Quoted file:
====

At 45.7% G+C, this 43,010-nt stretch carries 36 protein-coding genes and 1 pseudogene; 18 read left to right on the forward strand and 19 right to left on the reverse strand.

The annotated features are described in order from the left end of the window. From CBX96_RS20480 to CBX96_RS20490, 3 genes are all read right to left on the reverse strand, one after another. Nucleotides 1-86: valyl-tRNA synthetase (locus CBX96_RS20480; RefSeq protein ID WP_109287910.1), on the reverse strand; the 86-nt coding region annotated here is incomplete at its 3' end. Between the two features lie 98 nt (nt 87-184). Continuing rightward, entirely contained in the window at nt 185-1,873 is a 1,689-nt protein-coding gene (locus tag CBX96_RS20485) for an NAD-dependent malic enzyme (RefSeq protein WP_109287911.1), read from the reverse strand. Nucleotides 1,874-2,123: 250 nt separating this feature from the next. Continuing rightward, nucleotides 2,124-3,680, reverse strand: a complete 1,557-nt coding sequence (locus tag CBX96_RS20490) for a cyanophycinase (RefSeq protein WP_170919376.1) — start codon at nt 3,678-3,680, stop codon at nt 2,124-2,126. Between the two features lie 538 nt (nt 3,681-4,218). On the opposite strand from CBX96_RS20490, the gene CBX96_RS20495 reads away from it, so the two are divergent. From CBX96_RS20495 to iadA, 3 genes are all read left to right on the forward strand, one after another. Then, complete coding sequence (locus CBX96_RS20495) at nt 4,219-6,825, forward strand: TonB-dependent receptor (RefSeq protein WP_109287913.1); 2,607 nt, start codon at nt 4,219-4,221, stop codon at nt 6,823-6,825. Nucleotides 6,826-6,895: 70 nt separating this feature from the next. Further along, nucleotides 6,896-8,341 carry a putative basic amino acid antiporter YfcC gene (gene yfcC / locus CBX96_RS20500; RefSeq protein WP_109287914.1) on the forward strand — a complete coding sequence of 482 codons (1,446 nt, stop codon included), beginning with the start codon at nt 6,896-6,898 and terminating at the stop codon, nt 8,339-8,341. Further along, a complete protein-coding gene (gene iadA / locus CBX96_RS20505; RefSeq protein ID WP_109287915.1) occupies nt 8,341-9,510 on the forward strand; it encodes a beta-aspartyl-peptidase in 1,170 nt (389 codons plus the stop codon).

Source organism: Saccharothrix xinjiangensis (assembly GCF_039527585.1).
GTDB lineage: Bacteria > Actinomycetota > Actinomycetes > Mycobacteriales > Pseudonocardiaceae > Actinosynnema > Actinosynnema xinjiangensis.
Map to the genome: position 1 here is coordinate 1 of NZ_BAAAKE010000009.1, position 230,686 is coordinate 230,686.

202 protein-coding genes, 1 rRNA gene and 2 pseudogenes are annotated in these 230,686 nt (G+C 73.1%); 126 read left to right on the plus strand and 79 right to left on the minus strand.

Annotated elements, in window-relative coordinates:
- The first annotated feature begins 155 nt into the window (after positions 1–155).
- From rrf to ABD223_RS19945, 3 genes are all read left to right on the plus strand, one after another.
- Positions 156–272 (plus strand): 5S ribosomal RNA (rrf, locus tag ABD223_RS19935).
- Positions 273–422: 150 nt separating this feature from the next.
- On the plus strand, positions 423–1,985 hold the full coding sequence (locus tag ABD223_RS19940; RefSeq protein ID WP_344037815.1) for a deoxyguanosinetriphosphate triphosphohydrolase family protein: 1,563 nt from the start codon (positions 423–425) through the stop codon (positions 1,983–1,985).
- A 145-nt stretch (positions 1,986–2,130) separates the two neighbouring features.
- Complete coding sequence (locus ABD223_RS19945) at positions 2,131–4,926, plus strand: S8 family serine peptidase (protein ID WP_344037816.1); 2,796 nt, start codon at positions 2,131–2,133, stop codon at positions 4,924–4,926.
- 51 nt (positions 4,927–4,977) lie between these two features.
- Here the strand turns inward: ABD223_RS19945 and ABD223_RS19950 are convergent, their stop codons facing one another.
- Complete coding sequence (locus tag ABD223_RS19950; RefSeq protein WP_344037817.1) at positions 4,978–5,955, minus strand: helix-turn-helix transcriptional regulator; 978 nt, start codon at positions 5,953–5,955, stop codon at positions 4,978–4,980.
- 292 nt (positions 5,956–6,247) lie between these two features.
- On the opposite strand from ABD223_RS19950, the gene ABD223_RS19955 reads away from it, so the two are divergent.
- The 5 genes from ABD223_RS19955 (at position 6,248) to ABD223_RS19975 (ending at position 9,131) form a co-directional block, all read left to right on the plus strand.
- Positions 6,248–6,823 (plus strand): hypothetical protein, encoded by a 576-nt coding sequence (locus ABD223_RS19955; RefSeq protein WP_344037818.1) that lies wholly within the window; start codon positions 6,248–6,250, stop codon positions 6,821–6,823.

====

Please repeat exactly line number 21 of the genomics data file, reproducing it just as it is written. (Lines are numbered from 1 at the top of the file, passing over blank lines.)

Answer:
- Positions 6,248–6,823 (plus strand): hypothetical protein, encoded by a 576-nt coding sequence (locus ABD223_RS19955; RefSeq protein WP_344037818.1) that lies wholly within the window; start codon positions 6,248–6,250, stop codon positions 6,821–6,823.